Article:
The diamond water paradox

Why does water, which is of such vital importance to us, cost so little, and why does a diamond, which has no earthly use, cost so much?

Economists have provided various answers to this question.  Not all of them I find satisfactory.  Marx made the distinction between value-in-use and value-in-exchange.  Water has much value-in-use, but little value-in-exchange.  The converse for diamonds.  Some economists posited the low marginal utility of water, and the high marginal utility of diamonds.  These marginal utilities evidently underly the demand curves.  Where the demand and supply curves intersect, gives us the equilibrium price.

But Marshall was not so facile.  He saw that time played an essential role in supply and demand.  In the market period, that period in which the factors of production (land, labour, capital, enterprise) are committed and thus relatively fixed (in amount and proportion to one another), supply curves are near vertical, with huge increases in prices offered, bringing forth only a small increase in supply.  He then goes through the short period, and the long period, to the secular period, in which all factors of production are flexible (as to amount as well as proportion).  In the secular period, supply curves are near horizontal, with a small increase in bid prices, bringing about a large response in supply.  In the secular period, equilibrium price approximates to cost of production.  And since labour is the only real cost of production, Marshall can be said to have had a long period labour theory of value.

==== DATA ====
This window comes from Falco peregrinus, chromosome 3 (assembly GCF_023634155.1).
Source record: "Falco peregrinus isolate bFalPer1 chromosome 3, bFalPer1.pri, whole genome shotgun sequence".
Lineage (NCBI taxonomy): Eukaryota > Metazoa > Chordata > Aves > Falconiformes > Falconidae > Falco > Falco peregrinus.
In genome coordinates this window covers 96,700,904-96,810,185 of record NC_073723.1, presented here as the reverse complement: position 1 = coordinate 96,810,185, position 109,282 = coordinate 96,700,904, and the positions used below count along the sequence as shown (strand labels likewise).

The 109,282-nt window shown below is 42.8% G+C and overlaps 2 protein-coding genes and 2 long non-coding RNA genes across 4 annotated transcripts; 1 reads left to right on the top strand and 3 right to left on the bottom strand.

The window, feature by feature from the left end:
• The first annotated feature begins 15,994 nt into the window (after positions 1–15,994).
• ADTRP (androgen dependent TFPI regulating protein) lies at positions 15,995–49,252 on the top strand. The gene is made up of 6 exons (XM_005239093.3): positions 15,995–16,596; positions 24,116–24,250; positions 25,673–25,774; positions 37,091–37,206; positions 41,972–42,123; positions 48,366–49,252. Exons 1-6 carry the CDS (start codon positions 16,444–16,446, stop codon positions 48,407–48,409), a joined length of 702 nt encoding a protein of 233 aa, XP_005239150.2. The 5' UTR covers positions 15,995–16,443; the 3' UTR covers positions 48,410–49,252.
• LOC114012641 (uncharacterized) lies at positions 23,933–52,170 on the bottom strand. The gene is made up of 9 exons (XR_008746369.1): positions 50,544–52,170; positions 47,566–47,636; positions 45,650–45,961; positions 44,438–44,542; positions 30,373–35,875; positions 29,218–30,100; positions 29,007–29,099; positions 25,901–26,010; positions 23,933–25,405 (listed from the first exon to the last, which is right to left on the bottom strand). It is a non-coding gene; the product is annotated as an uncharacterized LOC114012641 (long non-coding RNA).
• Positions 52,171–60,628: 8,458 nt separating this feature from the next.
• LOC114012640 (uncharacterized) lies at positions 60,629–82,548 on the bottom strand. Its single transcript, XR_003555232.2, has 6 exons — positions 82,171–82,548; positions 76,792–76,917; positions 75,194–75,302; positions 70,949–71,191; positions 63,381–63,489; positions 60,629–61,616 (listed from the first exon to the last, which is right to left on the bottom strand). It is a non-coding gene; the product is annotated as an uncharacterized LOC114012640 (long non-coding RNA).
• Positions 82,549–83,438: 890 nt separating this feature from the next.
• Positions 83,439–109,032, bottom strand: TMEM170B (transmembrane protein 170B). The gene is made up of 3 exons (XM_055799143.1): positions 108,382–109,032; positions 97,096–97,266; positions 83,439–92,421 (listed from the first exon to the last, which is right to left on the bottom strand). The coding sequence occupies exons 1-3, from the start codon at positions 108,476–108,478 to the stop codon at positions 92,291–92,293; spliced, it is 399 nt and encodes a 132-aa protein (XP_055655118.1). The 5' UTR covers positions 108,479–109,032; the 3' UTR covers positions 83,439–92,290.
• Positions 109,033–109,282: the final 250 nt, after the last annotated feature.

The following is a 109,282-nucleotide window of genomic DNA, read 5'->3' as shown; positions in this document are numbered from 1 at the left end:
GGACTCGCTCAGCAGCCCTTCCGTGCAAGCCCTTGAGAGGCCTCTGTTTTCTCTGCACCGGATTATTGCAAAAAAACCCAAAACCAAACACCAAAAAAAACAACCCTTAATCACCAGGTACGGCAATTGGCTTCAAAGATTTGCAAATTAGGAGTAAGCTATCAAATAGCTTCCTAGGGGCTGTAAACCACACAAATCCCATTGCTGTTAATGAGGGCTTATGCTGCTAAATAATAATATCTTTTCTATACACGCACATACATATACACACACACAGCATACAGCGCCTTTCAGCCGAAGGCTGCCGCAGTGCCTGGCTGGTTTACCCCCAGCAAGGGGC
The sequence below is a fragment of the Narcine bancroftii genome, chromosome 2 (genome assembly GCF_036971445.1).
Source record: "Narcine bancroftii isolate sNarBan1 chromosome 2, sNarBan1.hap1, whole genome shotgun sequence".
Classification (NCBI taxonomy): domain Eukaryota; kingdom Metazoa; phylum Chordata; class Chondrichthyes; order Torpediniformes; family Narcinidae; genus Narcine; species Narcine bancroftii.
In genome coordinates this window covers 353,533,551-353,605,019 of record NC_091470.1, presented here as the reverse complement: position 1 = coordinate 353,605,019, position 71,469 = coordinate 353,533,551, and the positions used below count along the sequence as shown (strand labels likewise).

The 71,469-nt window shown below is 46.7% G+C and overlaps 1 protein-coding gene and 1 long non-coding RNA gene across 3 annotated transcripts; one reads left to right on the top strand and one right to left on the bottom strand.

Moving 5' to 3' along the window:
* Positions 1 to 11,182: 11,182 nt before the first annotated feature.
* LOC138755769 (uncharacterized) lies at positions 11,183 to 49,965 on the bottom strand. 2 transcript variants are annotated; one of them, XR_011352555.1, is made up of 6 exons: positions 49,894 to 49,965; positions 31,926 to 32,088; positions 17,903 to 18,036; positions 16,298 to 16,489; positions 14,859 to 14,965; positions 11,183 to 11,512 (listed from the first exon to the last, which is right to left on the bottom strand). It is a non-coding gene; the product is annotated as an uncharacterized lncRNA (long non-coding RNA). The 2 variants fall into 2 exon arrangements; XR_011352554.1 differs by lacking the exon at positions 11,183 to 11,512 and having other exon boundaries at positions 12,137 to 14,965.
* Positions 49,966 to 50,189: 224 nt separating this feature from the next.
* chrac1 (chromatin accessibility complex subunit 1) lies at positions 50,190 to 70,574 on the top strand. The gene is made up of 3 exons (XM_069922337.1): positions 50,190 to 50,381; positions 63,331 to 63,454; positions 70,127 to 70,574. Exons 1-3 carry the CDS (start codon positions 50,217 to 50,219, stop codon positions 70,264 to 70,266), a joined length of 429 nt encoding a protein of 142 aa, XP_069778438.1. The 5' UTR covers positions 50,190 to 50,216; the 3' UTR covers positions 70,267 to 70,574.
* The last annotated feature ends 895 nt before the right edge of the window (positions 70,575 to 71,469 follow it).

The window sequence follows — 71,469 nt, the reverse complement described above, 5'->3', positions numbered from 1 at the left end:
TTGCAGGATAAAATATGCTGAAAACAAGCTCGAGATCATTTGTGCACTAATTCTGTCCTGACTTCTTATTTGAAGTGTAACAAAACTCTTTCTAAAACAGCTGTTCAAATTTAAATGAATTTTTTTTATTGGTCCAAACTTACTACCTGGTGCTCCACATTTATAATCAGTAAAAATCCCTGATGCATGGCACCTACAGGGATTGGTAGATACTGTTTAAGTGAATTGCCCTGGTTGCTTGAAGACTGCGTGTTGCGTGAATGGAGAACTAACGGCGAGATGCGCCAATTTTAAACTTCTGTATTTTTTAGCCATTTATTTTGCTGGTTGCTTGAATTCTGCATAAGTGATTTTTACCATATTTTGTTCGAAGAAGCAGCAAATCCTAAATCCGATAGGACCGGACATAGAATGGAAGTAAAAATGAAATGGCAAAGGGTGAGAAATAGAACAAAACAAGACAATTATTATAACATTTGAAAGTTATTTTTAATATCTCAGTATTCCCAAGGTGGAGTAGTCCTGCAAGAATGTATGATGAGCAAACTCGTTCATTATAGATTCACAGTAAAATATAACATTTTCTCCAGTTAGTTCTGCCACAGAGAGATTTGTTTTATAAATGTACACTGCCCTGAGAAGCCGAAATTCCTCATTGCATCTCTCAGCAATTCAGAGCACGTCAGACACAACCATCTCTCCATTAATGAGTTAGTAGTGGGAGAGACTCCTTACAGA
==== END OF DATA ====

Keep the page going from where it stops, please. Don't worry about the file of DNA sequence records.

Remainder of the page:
What then would Marshall make of the diamond water paradox?  What in fact did he make of it?  Will have to burrow into Principles.


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